I wanted to chronicle the important events that have transpired not just in South Central L.A., but also nationally. Over the last 20 years, I have worked with, or for, nationally celebrated figures that include President Barack Obama, Rev. Al Sharpton, Martin Luther King III, Rev. Jesse Jackson and the late Michael Jackson. “Raising Hell” gives an insider perspective into what those experiences were like. And also, I wanted to reflect upon the tragic murders of Latasha Harlins, Sherrice Iverson, Tyisha Miller and Trayvon Martin and discuss how we as a community responded to these community crises. The book is a story about adversity, hope, change and redemption. It’s a blueprint for young Black America, to help them overcome the personal challenges they may face in their own lives.

You were born Ronald Todd Eskew. Tell us about changing your name, and why you felt that was important when you converted to Islam.

My conversion to Islam 20 years ago was a life-changing moment for me. Islam — as practiced by over one billion Muslims worldwide — is the faith that professes that, I’m not against Christianity, Judaism, Buddhism, or any religion. I respect everyone’s choice of worship. I just prefer Islam. That’s what spoke to my heart. With a new faith, I chose a new name. I wanted to choose a Muslim name of African origin that I thought best fit my personality and had a meaning to it. My first name means “strong.” It was inspired by my favorite jazz artist, who I was listening to at the time on the radio, as I was making up my mind about my new name. My last name was inspired by the greatest boxer to ever live. From then on, I would be called Najee Ali.

A lot of your activism has centered on cases of police misconduct. Today, what is the state of the relationship between law enforcement and Black communities?

It’s a blessing to see that real, substantial change and police reform has come to the Los Angeles Police Department — based on not just my activism, but all the other activists, as we all fought tooth and nail to ensure change came after the Rodney King beating. We contributed some important work to help ensure our civil rights would be better protected, so things have improved in the last 20 years. But we still have more work to do to ensure the LAPD continues to have transparency and accountability in their dealings with the community.

Over the years, you’ve taken on some pretty powerful individuals — Rep. Maxine Waters, L.A. City Councilman Bernard Parks come to mind, for example. What has your activism cost you?

My activism hasn’t cost me anything. It’s my and the community’s job to hold them accountable when they’re not serving the community’s best interests. No elected official is above reproach. My activism has gained me the respect of the community of South L.A. I’m a homegrown grassroots community leader, who the community knows would never sell them out and have always fought on their behalf to help save lives — from negotiating gang truces to leading protests for social justice. I have been on the front lines for over 20 years and will continue to be, regardless of the cost.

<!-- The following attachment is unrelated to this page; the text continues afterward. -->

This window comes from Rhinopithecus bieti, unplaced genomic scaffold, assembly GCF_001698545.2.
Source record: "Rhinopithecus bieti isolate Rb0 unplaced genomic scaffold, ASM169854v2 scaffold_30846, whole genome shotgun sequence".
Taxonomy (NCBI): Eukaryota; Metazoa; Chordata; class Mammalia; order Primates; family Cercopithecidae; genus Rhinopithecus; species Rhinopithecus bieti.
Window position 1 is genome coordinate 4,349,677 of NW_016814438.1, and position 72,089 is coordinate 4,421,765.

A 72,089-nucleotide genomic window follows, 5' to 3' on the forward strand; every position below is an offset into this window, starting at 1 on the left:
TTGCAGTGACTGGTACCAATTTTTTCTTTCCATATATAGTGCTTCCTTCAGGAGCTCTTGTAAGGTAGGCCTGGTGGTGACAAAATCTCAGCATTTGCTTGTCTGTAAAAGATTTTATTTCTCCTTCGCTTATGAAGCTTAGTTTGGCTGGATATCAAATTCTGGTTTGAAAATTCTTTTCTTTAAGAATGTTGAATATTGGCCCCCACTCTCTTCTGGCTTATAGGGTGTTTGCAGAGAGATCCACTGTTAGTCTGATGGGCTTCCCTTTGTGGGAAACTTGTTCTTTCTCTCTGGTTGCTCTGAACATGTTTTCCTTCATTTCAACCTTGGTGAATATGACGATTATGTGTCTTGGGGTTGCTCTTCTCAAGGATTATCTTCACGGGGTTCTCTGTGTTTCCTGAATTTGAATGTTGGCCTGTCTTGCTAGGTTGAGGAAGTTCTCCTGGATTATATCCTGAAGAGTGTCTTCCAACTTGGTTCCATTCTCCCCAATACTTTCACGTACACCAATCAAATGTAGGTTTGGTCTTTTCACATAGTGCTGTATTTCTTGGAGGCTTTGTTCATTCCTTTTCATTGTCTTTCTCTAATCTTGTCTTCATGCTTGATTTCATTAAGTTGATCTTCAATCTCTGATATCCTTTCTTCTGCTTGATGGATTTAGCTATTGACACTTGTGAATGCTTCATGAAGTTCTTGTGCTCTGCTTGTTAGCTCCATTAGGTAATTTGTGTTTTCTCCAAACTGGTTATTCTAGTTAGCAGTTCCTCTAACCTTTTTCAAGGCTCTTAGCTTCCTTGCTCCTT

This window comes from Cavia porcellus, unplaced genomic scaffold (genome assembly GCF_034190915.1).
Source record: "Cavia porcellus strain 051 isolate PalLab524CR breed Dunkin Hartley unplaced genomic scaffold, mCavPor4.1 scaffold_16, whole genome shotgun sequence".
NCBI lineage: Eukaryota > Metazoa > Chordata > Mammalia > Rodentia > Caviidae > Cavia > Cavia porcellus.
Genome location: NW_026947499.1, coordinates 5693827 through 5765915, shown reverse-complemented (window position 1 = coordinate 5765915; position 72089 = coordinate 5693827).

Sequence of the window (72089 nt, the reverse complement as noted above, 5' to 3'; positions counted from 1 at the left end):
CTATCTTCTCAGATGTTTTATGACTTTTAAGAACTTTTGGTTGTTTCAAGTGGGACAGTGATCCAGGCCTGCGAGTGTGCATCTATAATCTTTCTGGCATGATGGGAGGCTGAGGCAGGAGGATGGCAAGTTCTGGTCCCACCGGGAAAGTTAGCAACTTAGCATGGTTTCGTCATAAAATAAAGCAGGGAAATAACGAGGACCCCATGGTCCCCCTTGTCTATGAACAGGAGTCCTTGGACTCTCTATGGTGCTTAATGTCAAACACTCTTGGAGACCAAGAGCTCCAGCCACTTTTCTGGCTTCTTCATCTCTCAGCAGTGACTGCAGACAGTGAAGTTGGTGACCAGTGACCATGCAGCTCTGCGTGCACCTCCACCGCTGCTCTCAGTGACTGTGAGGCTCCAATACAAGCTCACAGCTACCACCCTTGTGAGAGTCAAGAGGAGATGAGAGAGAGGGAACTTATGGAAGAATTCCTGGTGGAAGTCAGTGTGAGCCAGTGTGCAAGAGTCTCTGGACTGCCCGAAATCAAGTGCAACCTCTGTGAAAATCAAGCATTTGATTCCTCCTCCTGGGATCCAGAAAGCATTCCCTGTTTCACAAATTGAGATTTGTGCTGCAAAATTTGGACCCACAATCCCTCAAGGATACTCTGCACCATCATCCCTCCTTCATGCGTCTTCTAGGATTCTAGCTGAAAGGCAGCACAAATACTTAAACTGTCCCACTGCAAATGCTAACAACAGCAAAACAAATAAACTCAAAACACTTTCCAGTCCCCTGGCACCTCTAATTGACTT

In your book, you speak very candidly about your mother’s battle with addiction. How does that experience shape your view of the War on Drugs?

It’s a failed war. We need to focus on education, prevention, intervention, and treatment; we can’t arrest ourselves out of this war. I’m hopeful that our new district attorney, Jackie Lacey, will ensure that defendants with substance abuse problems can continue to receive treatment and not jail time.

As a Muslim, what are your views on Islamic extremism? What do you think about President Obama’s Middle East policy, with the use of drone strikes and other controversial methods related to the War on Terror? 

Islam is a faith practiced by over one billion peace-loving Muslims worldwide. Unfortunately, our religion has been hijacked by religious fanatics and extremists who have tarnished and damaged the image of Islam worldwide. Their terrorist acts don’t represent true Muslims or the teachings we follow in our holy book, the Holy Qur’an, which forbids terrorism. The American Muslim community, while calling for peace, should also call for President Obama to review some of the policies his administration is employing — with many innocent lives lost due to errant drone strikes. Our government is still holding prisoners at Guantanamo Bay, and the Patriot Act that was signed into law in the Bush Administration is still a threat to all Americans’ civil liberties.

You write very vividly about your participation in the L.A. Riots, which almost cost your life when a storeowner whose business you were vandalizing pointed a handgun at your chest. Twenty years later, do you think that kind of civil unrest is ever justified?

No, it’s not. Dr. King once said that, “People fail to get along because they fear each other; they fear each other because they don’t know each other; they don’t know each other because they have not communicated with each other.” Twenty years after the civil unrest, relations between the African-American and Korean communities have improved. And we have to continue to communicate with all members of the community — regardless of race, or religion.